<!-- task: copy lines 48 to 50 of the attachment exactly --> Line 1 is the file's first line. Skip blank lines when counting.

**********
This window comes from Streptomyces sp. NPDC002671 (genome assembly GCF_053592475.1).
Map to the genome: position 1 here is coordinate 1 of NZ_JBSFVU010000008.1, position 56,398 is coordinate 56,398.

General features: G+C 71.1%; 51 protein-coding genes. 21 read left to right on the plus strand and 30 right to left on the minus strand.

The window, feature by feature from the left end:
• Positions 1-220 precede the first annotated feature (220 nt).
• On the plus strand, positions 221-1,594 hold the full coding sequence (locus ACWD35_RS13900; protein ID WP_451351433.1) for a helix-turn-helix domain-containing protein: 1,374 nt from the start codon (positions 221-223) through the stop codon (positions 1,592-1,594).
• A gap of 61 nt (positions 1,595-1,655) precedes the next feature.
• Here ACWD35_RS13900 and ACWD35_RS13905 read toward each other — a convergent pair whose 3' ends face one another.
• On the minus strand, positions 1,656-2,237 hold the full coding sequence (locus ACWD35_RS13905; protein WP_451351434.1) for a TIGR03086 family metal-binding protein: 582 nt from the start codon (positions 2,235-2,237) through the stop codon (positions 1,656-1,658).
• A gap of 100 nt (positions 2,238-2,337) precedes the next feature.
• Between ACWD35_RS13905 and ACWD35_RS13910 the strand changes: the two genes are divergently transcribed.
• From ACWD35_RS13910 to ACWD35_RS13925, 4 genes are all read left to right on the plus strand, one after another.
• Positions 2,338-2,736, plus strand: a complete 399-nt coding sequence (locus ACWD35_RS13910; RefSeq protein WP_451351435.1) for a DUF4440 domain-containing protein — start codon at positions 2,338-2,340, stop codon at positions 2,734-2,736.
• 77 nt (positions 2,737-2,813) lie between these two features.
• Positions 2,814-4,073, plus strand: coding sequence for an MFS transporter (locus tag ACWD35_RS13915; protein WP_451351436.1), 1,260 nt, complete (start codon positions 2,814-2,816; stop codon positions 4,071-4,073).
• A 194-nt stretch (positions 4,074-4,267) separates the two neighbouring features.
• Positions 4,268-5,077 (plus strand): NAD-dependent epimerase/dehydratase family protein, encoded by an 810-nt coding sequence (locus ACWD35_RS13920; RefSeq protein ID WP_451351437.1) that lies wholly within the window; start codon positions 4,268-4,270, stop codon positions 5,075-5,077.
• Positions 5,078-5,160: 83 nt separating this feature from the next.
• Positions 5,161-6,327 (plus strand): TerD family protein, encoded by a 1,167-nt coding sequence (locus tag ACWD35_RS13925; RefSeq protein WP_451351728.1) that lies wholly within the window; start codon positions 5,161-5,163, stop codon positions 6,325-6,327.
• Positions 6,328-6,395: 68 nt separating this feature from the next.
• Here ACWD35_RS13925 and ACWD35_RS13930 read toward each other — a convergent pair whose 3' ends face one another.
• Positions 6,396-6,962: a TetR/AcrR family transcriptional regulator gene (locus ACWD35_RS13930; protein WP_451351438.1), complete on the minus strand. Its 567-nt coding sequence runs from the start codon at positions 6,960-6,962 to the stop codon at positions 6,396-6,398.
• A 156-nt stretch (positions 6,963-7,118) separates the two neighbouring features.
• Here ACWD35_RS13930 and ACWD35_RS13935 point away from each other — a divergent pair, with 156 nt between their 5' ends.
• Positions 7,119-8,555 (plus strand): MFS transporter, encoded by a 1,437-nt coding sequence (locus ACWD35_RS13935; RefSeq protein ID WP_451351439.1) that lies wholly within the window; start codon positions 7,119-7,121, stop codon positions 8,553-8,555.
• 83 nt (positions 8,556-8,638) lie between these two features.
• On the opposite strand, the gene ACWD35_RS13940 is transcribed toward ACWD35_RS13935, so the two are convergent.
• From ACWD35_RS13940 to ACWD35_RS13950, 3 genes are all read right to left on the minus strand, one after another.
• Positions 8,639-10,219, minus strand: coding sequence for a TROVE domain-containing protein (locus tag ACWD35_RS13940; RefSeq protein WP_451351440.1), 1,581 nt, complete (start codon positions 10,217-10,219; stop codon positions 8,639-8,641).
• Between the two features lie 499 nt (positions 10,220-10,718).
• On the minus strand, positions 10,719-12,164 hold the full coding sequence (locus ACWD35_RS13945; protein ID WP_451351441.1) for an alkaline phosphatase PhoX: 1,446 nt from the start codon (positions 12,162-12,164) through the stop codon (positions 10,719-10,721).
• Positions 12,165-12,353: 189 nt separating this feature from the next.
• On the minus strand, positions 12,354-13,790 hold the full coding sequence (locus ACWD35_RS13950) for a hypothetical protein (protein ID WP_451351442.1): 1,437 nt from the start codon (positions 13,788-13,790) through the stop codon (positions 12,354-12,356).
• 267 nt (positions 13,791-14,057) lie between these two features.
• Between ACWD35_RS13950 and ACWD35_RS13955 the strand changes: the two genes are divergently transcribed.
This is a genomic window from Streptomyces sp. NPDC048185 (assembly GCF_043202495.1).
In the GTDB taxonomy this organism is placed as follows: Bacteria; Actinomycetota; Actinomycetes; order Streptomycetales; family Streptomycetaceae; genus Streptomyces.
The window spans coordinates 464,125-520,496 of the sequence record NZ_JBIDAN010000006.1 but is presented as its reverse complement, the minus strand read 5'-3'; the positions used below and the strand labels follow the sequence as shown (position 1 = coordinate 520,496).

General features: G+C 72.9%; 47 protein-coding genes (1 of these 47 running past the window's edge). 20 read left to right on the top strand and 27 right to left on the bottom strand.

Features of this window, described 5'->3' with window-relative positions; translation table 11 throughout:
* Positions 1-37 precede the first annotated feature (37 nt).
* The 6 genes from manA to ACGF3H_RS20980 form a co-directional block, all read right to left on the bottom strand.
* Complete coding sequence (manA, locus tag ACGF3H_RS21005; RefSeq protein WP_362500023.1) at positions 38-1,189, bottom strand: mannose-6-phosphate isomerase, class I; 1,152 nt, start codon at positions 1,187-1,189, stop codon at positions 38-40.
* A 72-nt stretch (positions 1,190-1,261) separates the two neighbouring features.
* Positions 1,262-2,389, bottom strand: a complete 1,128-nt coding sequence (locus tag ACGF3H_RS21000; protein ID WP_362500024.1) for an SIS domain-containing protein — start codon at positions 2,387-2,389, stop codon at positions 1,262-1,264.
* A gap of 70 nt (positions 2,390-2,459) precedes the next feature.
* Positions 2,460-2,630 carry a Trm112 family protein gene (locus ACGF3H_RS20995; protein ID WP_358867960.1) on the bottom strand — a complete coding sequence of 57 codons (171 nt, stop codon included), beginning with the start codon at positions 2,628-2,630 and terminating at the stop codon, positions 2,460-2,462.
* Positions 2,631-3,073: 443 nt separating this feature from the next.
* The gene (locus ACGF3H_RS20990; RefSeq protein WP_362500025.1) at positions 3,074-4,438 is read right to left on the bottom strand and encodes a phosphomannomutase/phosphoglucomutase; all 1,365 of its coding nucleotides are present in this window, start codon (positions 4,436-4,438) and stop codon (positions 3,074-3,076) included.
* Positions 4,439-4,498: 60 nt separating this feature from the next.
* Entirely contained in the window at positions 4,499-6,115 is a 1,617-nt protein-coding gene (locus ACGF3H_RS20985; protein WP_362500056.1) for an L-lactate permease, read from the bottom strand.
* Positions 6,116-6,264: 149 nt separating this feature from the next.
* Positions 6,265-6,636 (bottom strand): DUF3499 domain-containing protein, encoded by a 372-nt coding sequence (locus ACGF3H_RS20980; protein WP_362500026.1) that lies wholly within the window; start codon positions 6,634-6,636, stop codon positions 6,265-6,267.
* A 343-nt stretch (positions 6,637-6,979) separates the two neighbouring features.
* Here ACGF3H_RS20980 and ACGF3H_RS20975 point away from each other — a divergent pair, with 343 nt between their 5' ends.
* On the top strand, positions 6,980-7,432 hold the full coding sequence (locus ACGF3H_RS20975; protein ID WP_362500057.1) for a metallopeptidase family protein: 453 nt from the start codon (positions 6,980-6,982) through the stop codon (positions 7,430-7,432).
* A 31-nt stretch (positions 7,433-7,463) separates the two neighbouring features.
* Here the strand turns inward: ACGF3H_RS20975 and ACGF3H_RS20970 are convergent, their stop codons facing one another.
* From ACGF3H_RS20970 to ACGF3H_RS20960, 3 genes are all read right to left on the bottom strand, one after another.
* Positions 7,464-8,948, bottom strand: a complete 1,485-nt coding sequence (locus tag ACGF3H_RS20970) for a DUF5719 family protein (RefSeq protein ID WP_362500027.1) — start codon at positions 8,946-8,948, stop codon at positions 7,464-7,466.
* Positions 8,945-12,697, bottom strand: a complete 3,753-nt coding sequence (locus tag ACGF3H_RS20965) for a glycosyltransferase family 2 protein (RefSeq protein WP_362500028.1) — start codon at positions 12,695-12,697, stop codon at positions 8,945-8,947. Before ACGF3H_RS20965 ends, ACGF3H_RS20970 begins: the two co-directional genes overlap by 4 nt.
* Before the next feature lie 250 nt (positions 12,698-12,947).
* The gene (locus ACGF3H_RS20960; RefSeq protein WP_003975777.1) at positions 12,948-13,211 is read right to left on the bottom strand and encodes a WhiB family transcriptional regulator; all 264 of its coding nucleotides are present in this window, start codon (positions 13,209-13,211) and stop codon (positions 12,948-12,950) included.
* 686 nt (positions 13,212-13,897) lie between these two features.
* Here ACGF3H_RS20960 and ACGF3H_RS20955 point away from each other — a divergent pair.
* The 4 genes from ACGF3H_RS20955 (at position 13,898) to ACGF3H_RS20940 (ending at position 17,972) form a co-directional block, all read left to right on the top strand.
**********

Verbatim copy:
* Positions 2,631-3,073: 443 nt separating this feature from the next.
* The gene (locus ACGF3H_RS20990; RefSeq protein WP_362500025.1) at positions 3,074-4,438 is read right to left on the bottom strand and encodes a phosphomannomutase/phosphoglucomutase; all 1,365 of its coding nucleotides are present in this window, start codon (positions 4,436-4,438) and stop codon (positions 3,074-3,076) included.
* Positions 4,439-4,498: 60 nt separating this feature from the next.